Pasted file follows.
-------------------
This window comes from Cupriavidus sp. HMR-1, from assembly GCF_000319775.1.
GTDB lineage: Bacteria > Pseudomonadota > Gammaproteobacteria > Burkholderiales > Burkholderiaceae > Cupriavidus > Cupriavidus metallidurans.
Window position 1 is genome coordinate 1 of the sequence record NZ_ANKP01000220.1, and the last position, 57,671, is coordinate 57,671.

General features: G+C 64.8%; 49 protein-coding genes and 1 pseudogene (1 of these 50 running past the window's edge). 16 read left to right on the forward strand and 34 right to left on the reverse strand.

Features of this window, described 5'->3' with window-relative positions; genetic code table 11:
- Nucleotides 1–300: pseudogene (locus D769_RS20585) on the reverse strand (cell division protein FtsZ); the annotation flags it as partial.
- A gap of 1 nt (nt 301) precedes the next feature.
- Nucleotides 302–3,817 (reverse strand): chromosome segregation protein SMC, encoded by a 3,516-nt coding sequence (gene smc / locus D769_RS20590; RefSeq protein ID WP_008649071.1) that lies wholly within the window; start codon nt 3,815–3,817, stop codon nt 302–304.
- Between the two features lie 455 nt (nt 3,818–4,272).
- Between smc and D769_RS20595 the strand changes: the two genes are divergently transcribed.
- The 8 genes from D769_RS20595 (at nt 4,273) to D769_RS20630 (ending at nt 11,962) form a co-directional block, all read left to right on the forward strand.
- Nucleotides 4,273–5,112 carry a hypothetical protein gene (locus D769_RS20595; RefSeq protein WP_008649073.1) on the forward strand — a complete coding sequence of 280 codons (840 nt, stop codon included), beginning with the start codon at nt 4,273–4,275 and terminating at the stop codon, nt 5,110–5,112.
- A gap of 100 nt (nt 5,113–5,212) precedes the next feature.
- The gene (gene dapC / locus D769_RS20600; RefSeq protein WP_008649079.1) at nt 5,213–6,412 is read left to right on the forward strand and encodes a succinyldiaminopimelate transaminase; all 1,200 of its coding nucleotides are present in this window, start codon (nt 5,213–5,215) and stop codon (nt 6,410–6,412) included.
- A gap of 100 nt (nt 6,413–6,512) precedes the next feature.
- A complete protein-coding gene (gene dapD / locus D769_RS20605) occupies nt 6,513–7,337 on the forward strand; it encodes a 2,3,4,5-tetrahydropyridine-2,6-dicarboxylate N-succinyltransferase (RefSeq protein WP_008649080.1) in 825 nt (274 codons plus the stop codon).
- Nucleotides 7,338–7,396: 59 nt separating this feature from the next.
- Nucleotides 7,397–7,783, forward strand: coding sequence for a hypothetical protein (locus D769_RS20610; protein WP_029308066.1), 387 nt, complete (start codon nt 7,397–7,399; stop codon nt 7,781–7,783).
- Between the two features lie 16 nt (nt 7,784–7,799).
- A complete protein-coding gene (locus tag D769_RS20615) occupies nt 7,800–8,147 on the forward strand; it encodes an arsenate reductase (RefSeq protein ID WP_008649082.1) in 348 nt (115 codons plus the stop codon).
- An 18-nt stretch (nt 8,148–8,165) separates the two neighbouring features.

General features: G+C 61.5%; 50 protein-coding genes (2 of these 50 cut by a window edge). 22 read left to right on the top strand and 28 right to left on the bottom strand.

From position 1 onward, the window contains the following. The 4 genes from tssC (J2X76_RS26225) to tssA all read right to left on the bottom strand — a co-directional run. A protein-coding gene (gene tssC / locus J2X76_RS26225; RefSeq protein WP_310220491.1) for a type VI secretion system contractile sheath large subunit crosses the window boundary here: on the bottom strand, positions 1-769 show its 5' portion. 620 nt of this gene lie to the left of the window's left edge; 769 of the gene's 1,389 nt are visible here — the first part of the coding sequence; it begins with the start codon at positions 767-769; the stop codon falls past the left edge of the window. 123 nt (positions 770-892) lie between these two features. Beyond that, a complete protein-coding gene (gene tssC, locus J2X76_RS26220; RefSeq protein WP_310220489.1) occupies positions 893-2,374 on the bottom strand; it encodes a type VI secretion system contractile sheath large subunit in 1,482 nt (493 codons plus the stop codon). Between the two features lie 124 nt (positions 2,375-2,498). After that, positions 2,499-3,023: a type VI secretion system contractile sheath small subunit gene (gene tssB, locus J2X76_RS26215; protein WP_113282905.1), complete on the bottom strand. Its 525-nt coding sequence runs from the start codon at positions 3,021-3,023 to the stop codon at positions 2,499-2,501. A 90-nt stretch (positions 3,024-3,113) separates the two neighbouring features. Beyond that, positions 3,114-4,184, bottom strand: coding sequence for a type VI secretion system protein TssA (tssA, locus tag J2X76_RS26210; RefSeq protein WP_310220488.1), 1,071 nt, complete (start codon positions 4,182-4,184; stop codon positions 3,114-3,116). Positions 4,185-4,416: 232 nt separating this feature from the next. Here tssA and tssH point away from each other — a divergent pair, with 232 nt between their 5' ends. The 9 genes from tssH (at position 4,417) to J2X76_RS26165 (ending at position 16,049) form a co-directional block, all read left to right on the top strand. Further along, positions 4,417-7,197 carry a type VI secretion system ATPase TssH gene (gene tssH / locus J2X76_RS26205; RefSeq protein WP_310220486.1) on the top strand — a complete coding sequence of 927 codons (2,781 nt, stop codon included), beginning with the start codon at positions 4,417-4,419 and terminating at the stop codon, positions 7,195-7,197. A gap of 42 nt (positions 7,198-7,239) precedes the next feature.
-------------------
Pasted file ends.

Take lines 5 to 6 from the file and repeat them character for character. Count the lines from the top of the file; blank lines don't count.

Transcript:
Features of this window, described 5'->3' with window-relative positions; genetic code table 11:
- Nucleotides 1–300: pseudogene (locus D769_RS20585) on the reverse strand (cell division protein FtsZ); the annotation flags it as partial.